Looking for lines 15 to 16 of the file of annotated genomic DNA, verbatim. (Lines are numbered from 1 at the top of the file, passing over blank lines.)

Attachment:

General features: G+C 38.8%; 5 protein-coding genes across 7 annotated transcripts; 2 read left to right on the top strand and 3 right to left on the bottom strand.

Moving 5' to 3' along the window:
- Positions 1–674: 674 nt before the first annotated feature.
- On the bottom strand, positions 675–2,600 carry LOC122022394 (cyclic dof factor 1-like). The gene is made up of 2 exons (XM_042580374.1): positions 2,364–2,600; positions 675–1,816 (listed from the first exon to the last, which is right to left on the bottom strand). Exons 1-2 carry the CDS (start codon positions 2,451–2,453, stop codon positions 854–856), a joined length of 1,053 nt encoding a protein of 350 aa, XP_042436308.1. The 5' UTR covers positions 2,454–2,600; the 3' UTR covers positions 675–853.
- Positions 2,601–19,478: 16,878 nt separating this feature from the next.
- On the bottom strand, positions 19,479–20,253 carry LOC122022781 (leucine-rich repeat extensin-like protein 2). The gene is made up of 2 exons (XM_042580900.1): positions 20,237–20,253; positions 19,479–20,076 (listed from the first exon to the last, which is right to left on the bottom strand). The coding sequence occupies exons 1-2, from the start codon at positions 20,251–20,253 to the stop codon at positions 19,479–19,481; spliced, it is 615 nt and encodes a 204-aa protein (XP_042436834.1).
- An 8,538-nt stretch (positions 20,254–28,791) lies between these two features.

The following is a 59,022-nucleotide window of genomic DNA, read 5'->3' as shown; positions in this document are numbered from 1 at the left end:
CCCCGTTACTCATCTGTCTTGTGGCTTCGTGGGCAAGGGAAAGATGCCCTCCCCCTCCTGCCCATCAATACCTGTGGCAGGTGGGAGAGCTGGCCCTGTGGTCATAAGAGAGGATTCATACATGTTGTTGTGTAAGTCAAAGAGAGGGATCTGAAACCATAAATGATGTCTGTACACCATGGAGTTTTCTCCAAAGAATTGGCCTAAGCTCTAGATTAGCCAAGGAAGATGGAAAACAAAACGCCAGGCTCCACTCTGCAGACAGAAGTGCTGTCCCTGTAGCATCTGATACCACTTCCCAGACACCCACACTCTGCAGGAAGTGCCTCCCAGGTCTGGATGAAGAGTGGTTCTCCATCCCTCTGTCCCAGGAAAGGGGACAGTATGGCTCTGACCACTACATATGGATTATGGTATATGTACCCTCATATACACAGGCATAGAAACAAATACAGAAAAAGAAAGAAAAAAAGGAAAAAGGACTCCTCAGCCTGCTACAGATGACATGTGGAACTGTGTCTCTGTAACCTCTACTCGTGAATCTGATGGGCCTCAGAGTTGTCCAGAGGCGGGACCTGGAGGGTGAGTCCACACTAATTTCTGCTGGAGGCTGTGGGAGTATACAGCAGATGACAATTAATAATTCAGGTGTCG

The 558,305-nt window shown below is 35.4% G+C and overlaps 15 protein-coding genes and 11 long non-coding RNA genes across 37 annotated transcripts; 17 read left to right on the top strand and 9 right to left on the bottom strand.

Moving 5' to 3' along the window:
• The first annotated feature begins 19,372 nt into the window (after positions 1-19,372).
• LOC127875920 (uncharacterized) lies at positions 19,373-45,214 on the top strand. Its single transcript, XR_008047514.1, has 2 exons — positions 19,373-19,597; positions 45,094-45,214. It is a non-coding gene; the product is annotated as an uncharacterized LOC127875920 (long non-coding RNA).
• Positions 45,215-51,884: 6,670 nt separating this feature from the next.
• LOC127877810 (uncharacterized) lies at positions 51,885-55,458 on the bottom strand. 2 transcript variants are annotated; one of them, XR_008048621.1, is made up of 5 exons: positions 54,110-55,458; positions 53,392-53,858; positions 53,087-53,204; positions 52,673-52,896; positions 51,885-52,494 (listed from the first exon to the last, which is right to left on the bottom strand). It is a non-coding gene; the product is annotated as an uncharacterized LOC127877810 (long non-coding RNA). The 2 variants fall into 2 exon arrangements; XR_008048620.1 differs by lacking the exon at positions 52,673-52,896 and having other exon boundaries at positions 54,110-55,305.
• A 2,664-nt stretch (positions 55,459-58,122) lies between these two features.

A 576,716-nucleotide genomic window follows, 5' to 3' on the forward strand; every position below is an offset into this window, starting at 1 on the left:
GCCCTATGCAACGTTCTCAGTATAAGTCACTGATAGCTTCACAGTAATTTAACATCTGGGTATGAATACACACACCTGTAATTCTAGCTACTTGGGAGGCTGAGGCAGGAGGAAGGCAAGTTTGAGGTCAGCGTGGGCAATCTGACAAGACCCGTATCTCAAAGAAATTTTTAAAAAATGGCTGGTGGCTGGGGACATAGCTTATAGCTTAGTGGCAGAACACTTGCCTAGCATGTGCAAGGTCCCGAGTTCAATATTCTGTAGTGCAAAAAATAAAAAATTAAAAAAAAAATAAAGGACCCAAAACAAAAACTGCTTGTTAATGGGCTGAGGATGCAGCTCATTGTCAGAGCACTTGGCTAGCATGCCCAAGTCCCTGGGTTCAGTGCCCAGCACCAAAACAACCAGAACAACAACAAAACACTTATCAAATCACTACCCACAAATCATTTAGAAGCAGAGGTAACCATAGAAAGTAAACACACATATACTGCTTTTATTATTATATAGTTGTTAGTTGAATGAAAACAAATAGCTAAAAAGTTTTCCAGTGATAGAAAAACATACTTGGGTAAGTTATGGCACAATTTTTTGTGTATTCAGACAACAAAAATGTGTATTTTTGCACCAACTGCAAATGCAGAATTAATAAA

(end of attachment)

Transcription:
• LOC127877810 (uncharacterized) lies at positions 51,885-55,458 on the bottom strand. 2 transcript variants are annotated; one of them, XR_008048621.1, is made up of 5 exons: positions 54,110-55,458; positions 53,392-53,858; positions 53,087-53,204; positions 52,673-52,896; positions 51,885-52,494 (listed from the first exon to the last, which is right to left on the bottom strand). It is a non-coding gene; the product is annotated as an uncharacterized LOC127877810 (long non-coding RNA). The 2 variants fall into 2 exon arrangements; XR_008048620.1 differs by lacking the exon at positions 52,673-52,896 and having other exon boundaries at positions 54,110-55,305.
• A 2,664-nt stretch (positions 55,459-58,122) lies between these two features.